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Revista Interamericana de Bibliografía (RIB)
Número: 1-4
Título: 1997
Sección: Artículos / Articles


1. I presented an earlier version of this paper at the Social Science History Association meeting, Baltimore, November 5, 1993. Thanks to Tom Hall, John Markoff, and Bill Donovan for helpful comments. Several of the articles discussed in this essay have been reprinted in David J. Weber and Jane M. Rausch eds., Where Cultures Meet: Frontiers in Latin America. (Wilmington, Delaware, 1994).
2. Patricia Nelson Limerick, The Legacy of Conquest: The Unbroken Past of the American West (New York, 1987), 25. See Turner, “The Significance of the Frontier in American History,” reprinted in Weber and Rausch, Where Cultures Meet, 1-18.
3. On changing definitions of the term, see Fulmer Moody, “Notes on the History of the Word Frontier,” Agricultural History, 22:2 (April 1948); Lucien Febvre, “Frontière: The Word and the Concept,” in Peter Burke, ed., A New Kind of History from the Writings of Lucien Febvre (London, 1973).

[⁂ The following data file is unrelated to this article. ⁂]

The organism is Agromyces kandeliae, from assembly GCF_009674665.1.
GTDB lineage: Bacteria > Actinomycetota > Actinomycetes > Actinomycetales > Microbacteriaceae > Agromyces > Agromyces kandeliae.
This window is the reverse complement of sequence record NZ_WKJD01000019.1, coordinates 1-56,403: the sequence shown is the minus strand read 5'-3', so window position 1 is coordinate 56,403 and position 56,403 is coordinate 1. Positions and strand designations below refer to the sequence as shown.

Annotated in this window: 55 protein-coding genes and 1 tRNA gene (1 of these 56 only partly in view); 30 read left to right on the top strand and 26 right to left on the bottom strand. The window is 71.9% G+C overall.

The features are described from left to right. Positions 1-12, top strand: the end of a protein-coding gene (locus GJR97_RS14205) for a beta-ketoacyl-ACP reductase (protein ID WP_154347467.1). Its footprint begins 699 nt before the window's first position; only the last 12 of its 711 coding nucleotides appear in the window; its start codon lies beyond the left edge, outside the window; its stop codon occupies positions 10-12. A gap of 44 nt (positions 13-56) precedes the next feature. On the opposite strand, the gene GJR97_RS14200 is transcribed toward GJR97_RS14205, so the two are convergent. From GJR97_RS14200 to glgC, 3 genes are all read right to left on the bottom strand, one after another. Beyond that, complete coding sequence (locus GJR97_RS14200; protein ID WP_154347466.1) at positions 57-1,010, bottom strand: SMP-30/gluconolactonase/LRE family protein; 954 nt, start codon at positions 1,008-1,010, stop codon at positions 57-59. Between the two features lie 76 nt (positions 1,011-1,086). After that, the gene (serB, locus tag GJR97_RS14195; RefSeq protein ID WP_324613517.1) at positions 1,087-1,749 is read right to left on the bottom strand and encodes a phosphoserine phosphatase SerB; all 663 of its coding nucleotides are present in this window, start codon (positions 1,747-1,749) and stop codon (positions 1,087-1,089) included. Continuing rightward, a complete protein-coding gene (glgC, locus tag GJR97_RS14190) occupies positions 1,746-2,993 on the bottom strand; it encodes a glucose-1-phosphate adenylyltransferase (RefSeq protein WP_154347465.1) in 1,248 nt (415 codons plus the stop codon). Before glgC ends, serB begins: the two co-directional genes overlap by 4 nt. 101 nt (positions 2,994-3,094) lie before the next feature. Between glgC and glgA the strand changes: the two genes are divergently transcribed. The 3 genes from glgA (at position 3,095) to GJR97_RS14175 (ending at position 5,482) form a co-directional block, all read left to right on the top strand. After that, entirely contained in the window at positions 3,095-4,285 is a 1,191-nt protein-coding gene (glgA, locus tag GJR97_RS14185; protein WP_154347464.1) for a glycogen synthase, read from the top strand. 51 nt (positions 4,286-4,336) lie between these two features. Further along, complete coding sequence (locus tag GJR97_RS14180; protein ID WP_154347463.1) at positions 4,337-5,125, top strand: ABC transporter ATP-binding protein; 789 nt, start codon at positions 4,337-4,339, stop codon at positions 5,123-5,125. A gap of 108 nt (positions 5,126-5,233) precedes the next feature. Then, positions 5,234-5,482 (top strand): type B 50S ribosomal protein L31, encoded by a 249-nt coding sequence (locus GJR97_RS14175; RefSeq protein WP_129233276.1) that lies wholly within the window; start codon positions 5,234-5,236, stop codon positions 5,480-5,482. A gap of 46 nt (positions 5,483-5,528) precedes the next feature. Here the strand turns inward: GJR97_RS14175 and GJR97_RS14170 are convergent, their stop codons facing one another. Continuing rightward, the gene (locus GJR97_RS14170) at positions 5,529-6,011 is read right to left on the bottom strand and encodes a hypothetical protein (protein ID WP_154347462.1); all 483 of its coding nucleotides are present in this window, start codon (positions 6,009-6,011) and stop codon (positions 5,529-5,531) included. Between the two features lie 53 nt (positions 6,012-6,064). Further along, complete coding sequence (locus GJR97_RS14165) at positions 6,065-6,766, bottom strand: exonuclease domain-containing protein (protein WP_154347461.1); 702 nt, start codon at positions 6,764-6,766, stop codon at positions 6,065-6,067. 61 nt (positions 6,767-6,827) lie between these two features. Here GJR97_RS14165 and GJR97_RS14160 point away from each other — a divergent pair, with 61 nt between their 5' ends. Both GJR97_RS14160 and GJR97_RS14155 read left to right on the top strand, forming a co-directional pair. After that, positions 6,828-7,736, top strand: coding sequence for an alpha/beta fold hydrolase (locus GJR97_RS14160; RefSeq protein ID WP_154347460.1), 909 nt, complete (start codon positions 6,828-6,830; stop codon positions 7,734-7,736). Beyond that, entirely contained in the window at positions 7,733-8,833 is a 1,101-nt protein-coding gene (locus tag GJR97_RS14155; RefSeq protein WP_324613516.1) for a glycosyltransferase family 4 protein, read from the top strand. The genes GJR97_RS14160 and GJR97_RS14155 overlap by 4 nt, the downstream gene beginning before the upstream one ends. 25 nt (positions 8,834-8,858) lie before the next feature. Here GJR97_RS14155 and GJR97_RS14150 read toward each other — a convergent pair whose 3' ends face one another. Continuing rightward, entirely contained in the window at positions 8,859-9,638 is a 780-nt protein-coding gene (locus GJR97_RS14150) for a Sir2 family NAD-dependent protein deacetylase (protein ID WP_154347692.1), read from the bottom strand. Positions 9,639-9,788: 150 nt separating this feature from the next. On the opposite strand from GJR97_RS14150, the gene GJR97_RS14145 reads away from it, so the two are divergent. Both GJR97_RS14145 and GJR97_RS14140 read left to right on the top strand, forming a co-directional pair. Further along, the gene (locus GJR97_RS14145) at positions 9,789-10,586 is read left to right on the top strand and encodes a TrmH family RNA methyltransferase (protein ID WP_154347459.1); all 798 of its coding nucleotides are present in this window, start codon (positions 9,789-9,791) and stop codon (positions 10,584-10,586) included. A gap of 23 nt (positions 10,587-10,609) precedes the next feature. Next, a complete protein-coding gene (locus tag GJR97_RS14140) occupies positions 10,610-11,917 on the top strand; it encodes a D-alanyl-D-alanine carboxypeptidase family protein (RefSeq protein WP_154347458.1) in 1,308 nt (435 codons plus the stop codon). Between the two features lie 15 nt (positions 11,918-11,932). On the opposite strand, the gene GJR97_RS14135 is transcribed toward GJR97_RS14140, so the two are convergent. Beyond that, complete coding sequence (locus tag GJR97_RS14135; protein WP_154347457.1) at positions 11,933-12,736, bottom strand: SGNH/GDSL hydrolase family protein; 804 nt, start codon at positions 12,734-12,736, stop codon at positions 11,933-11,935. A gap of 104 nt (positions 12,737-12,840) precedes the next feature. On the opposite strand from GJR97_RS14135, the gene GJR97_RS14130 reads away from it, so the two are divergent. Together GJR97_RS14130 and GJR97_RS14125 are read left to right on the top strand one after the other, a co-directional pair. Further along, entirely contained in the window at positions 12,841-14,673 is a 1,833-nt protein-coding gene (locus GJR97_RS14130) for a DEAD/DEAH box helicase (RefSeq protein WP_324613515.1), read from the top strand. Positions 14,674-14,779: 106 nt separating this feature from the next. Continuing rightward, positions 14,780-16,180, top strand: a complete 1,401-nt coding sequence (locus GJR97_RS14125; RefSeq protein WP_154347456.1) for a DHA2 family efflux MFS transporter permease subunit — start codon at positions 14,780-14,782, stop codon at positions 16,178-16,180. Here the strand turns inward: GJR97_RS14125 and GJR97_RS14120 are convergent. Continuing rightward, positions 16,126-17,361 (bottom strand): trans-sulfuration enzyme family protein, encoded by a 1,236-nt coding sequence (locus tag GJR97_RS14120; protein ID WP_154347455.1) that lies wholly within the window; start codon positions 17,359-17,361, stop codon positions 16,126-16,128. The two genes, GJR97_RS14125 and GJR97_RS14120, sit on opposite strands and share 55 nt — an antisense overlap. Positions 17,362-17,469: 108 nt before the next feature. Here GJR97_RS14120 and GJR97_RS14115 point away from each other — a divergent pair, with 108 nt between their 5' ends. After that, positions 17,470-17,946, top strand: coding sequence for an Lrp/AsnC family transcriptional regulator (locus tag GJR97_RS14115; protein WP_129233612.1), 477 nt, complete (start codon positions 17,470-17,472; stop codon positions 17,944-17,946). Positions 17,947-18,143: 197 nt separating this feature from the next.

4. Michael S. Cross, ed., The Turner Thesis and the Canadas: The Debate on the Impact of the Canadian Environment (Toronto, 1970) includes reprints of many of the key essays on the topic.
5. Walter N. Sage, “Some Aspects of the Frontier in Canadian History,” Canadian Historical Association Report, 1928, 67-72; Marcus L. Hansen and John B. Brebner, The Mingling of the Canadian and American Peoples, vol. 1 (Toronto, 1940); J. L. McDougall, “The Frontier School and Canadian History,” Canadian Historical Association Report, 1929, 121-125.
6. F. H. Underhill, “The Development of National Political Parties in Canada,” Canadian Historical Review, 16:4 (1935); E. H. Oliver, The Winning of the Frontier (Toronto, 1930).
7. A. L. Burt, “The Frontier in the History of New France,” Canadian Historical Association Report, 1940, 93-99.
8. A. R. M. Lower, “Some Neglected Aspects of Canadian History,” Canadian Historical Association Report, 1929; see also Lower, “The Origins of Democracy in Canada,” Canadian Historical Association Report, 1930, 65-70.